I hadn’t realized until I heard this quotation about optimism as a guiding principles how self-conscious I am about my belief in the potential for our civilization to live in such a way that we make the most of what we have here on earth with regard to potential and creativity while enjoying and preserving the extent of wonder and amazingness that’s here.

If there were a guiding principle that I wish I had the courage to live by and say I live by (as distinct from the ones I actually admit) it’d be that there is enough diversity of intellect and preference among us that we could all lives lives full of vitality and connection with our surroundings and capacities, while still getting done what needs to get done for survival.  The tradition that scoffs at optimism as a guiding principle is the same one that tells us childhood should be a time of protected innocence but should also prepare us for an adult life of sacrificing what we find engaging and beguiling for the drudgery of survival.

I’m often met with a “must be nice” sentiment when I speak of such things, and as defensive as I feel when I hear it, I think it’s exactly right and true, but maybe not in the way intended.  For many people, most people, getting from one day to the next is a trial, and to suggest we aspire to something beyond that can land as an insult or a dishonoring of struggle and reality. There is privilege, of all kinds, in the freedom to imagine that we could experience the world another way. But could there be any better use for privilege than to imagine and attempt to usher in a reality and possibility of existence, for everyone, that would give wider access to what the privileged enjoy in the way of freedom to imagine and live for something other than drudgery?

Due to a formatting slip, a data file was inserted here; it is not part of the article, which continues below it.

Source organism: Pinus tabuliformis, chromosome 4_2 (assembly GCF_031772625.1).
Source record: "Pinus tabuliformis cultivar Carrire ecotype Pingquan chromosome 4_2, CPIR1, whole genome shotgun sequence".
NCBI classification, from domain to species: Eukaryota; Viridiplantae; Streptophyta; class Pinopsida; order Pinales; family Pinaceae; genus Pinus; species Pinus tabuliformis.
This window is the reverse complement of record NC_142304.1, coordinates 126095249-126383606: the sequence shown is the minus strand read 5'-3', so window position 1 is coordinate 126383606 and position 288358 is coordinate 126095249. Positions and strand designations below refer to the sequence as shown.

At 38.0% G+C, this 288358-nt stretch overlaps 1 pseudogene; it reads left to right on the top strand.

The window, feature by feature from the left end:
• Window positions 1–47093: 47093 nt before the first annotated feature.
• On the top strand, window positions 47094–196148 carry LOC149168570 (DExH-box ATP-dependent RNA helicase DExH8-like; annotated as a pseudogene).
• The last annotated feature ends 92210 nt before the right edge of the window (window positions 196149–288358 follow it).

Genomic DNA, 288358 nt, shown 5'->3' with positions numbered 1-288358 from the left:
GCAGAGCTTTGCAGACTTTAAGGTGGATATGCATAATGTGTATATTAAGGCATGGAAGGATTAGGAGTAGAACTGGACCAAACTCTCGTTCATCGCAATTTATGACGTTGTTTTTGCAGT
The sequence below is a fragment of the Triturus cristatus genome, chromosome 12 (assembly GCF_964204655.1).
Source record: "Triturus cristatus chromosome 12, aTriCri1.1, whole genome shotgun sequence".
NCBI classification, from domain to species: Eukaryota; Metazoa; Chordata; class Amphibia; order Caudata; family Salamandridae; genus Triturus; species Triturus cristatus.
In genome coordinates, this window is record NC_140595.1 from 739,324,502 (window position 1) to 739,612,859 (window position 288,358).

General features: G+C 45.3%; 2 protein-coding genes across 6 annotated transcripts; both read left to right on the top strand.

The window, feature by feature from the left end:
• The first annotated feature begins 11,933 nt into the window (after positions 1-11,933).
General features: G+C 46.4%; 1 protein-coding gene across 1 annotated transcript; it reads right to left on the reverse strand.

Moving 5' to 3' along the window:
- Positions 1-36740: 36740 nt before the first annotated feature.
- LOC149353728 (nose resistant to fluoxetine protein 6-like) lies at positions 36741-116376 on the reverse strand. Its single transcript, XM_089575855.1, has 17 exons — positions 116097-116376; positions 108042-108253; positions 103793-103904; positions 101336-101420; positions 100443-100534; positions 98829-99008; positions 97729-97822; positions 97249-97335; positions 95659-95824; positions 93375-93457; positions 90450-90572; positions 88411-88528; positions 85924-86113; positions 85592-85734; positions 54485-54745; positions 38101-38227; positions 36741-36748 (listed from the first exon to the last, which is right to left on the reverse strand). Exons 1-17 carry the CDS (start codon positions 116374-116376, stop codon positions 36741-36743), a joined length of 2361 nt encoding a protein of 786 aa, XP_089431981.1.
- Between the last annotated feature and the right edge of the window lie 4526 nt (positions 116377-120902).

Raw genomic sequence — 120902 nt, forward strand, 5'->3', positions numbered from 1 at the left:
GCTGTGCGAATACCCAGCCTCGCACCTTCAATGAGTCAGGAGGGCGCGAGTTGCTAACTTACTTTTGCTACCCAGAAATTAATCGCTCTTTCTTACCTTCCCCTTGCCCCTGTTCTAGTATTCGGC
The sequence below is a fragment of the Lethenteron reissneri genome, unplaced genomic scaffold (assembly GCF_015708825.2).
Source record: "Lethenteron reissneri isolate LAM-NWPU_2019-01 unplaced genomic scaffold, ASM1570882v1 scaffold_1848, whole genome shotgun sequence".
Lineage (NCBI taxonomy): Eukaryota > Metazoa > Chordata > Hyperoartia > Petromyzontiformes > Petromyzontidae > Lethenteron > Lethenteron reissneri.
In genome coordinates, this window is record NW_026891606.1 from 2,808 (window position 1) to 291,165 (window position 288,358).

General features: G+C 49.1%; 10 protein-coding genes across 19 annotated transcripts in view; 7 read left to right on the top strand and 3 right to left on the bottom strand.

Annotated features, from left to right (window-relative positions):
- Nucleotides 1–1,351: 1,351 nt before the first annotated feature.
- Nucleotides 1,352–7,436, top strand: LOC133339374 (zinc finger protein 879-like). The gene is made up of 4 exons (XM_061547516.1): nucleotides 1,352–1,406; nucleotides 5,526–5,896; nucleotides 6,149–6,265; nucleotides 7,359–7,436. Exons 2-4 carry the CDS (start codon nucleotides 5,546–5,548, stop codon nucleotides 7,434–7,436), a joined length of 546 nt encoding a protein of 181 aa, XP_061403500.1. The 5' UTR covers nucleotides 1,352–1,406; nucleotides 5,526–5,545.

opportunity to communicate a need

I went to a concert yesterday in a church sanctuary. The concert was unrelated to the business of the church, but the materials (bibles, hymnals, etc.) remain in place no matter what is happening in the space (services or otherwise).  A stack of cards in a box on the back of each pew read “Welcome.  This card may help you communicate a need or provide information.”

I had this thought: What if we gave cards like these to children in school? What if young people had an ongoing opportunity to communicate, on paper? When I read the card, I got the impression that my experience mattered, that I was being invited to participate.

I thought about the young people I know and wondered what each of them might write on such a card.  The first person who came to mind is in sixth grade. He might write “Most of the time I’m confused when we’re doing math.”  Another would likely say something like “I’m really interested in invasive species; can we learn more about that?”  Two high school students I know might say “Is there any way you could punch holes in our handouts before you give them to us, or keep a hole punch in the room so we could punch them ourselves? That would help me keep my binder from getting so messy.”  Another might say “I’m really not trying to be a brat, but I’m bored, and it’s so frustrating when we spend so much time going over the homework that is exactly what we just did in class the day before.”  Given the chance, I think they’d tell us all sorts of things that would be helpful to know.  Things that would help us understand their behavior, things that would help us provide the best possible support for them, things that would help us know them better.